While wondering around Central World, I found another bank branch (Kasikorn is the one I'd been told to open an account with... the "green" branded bank) and figured it was worth giving it a go there. What's the worst that could happen... they turn me down again?

Well, as it happens, they didn't. I'm not sure what the actual policy is, and I'm not even really sure what kind of account I opened... even at this gigantic international mall, finding an English speaking employee is like finding a needle in a haystack. A very large haystack, I may add. All I know is that I now have a new debit card. I'll add it to the pile...

Banks here give you an ATM card when you open the account, on the spot, which is good being that I still don't know what my address is. They didn't even ask for it, really... I just gave them a paper written in Thai that I got from my agency. I'm assuming they used that address.

You also get some sort of "Passbook," which appears just to be a ledger of some kind. I think it's more important than that, though, because at most banks you'll find an ATM, a cash deposit machine, and a "Passbook Update Machine," whatever that is. I guess it prints your balance in the little book... although I'm not sure why, being that the ATMs will show you your balance and print a receipt of it.

Note here that there are three separate banking machines for all of these large banks, and these large banks are everywhere. Unlike Bank of America and Wells Fargo, there isn't a "one machine does all" deal going on. Everything is specialized. It seems to me that having three machines everywhere would be expensive... but obviously I'm wrong.

One other thing I learned thanks to the advice of a colleague at my school is that, if you are in the Central World Plaza that I've previously called the Times Square of Bangkok, you can catch a van (number 96) that takes you straight from there to where I live near Sripitum University. The best part is? It's only 25 baht.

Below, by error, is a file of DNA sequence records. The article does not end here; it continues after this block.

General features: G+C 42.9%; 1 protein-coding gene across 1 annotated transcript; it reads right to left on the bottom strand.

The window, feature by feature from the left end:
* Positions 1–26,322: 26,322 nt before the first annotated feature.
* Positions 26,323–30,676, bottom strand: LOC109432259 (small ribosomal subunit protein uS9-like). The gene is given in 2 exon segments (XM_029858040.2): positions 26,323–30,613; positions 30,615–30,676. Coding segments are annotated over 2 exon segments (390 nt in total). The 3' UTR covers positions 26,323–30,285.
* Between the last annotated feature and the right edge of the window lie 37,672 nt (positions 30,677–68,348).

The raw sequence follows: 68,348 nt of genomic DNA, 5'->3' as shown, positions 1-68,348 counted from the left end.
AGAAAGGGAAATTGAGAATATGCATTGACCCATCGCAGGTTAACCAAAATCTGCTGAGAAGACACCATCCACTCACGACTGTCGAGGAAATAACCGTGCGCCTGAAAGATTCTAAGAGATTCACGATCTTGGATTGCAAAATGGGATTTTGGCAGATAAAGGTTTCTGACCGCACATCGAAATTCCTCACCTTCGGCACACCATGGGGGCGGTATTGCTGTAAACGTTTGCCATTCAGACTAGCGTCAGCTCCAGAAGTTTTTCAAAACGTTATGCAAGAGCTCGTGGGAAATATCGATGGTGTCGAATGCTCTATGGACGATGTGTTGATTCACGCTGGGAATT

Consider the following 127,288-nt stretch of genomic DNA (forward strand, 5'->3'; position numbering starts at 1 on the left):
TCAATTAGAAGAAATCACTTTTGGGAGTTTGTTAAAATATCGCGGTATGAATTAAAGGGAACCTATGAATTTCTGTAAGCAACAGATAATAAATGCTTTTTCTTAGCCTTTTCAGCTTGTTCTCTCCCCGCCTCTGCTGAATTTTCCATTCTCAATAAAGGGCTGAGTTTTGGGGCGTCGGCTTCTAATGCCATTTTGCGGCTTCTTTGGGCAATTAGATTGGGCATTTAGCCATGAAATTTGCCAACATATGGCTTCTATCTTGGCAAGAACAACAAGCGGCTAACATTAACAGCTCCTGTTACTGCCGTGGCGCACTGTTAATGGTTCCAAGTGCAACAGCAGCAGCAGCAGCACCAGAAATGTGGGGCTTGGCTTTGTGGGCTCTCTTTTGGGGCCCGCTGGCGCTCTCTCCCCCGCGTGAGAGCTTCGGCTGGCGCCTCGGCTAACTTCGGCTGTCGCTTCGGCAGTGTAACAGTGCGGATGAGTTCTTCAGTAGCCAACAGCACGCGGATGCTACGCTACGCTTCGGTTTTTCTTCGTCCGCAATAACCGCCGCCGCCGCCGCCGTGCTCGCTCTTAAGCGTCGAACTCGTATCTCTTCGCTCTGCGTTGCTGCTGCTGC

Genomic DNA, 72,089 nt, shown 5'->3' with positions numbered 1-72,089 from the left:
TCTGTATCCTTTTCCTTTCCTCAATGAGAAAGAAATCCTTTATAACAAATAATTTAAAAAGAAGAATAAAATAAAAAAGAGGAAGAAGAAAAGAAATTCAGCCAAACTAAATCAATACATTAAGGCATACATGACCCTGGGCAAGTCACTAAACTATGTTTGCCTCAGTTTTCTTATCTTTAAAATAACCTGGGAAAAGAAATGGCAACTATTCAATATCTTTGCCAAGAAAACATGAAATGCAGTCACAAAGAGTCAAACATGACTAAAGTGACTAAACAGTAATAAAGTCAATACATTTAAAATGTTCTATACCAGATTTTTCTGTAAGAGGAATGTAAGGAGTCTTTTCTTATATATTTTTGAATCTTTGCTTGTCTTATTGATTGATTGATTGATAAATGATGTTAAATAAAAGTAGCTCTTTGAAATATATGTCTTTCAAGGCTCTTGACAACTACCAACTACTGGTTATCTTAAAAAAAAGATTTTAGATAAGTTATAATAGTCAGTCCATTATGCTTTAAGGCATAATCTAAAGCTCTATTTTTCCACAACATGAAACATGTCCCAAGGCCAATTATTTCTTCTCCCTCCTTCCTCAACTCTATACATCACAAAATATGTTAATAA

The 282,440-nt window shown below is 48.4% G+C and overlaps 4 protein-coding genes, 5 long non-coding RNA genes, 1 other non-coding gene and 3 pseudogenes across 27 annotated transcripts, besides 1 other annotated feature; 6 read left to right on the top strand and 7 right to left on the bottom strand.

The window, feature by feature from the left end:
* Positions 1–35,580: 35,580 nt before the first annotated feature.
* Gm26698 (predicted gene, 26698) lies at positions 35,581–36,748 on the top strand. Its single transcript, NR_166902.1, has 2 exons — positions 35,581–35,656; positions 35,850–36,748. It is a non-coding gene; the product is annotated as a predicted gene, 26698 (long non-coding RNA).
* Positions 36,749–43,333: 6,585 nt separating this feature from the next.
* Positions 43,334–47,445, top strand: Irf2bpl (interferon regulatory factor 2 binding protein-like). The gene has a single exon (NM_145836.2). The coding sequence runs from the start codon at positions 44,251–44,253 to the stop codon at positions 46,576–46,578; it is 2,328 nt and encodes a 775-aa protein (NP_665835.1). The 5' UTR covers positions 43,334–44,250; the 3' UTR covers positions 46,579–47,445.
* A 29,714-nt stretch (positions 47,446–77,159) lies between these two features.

Keep in mind that you may end up sitting in traffic for a solid hour, but still... it's nice to know that if you want, you can take a van rather than a bus, the MRT underground, AND the BTS Skytrain plus a good deal of walking... to get to the same place. I rather enjoy taking the public transportation, but at 25 baht, the van is less than half the price of the total fare of bus+MRT+BTS and a lot less thinking.

The only thing I really need to do is figure out how to say "stop, please." The van driver stops when asked, but I have yet to pick up on what it is the Thai people say to ask him.

These vans appear to run anywhere and everywhere, but if my colleague hadn't told me about it, I have absolutely no idea how to find out which van goes where. Most of the vans have signs on them, but it's all in Thai, so unless you happen to read Thai (which I don't), best of luck.

The next day (Sunday), I had an interview with language school. I received a call responding to an application I turned in from to an academy near the Asok BTS station while I was having lunch during my second day in Laos (last Friday), and I was asked to come in for an interview Sunday.

Not too bad, eh? A 60 hour trip to and from Laos, opened a bank account on the day I got back (Saturday), and went to an interview (Sunday)... all within a matter of days. I'd call that productivity at its finest.

The interview went well, and I was offered a position to start next week (which is today, actually). I did get a bit lost finding the building, but that's not a surprise.

One thing of note: I needed to print out a recent resume for the interview, but it's tricky to find anything similar to an internet café before 9:00 a.m. (my interview was at 10, and to get there on time I had to leave before 7:30). I therefore waltzed into the extraordinarily exquisite Sheraton (which I happen to be looking at right now), and headed to their business center.